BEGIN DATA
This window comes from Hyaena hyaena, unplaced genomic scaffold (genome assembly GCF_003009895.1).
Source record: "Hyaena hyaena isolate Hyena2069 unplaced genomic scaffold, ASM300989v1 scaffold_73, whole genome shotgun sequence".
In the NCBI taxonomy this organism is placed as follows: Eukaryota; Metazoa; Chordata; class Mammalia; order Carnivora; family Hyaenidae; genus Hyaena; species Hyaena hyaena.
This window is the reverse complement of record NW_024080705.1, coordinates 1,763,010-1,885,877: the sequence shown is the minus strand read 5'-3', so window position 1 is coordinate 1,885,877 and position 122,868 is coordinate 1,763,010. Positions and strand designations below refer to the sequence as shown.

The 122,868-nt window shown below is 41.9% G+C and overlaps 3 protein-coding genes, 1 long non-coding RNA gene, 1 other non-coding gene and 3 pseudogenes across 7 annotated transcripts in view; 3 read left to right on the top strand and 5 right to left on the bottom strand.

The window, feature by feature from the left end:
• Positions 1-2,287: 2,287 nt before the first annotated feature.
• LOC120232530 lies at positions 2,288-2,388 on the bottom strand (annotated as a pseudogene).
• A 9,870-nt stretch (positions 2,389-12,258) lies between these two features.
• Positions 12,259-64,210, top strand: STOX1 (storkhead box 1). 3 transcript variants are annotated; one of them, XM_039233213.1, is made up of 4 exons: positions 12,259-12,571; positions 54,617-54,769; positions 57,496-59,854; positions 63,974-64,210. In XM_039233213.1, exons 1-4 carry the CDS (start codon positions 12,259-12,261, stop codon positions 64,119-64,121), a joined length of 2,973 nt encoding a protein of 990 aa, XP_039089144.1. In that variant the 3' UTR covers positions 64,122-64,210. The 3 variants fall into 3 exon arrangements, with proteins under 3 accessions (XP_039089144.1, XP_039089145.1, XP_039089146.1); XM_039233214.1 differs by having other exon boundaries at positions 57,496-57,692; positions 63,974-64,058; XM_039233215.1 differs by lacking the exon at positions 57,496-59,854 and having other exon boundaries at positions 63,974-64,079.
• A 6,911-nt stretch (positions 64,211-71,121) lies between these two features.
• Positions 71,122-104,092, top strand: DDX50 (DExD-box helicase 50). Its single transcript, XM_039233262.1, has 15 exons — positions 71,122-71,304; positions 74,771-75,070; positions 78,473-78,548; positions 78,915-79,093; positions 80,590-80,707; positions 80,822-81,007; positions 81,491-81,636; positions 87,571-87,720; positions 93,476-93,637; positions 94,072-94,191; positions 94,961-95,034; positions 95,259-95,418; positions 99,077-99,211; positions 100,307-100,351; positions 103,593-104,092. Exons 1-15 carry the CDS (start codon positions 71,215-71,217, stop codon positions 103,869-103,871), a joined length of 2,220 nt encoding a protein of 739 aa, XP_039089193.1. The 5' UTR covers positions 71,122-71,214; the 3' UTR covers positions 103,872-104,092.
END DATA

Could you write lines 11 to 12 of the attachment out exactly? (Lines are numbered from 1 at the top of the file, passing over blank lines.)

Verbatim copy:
• A 6,911-nt stretch (positions 64,211-71,121) lies between these two features.
• Positions 71,122-104,092, top strand: DDX50 (DExD-box helicase 50). Its single transcript, XM_039233262.1, has 15 exons — positions 71,122-71,304; positions 74,771-75,070; positions 78,473-78,548; positions 78,915-79,093; positions 80,590-80,707; positions 80,822-81,007; positions 81,491-81,636; positions 87,571-87,720; positions 93,476-93,637; positions 94,072-94,191; positions 94,961-95,034; positions 95,259-95,418; positions 99,077-99,211; positions 100,307-100,351; positions 103,593-104,092. Exons 1-15 carry the CDS (start codon positions 71,215-71,217, stop codon positions 103,869-103,871), a joined length of 2,220 nt encoding a protein of 739 aa, XP_039089193.1. The 5' UTR covers positions 71,122-71,214; the 3' UTR covers positions 103,872-104,092.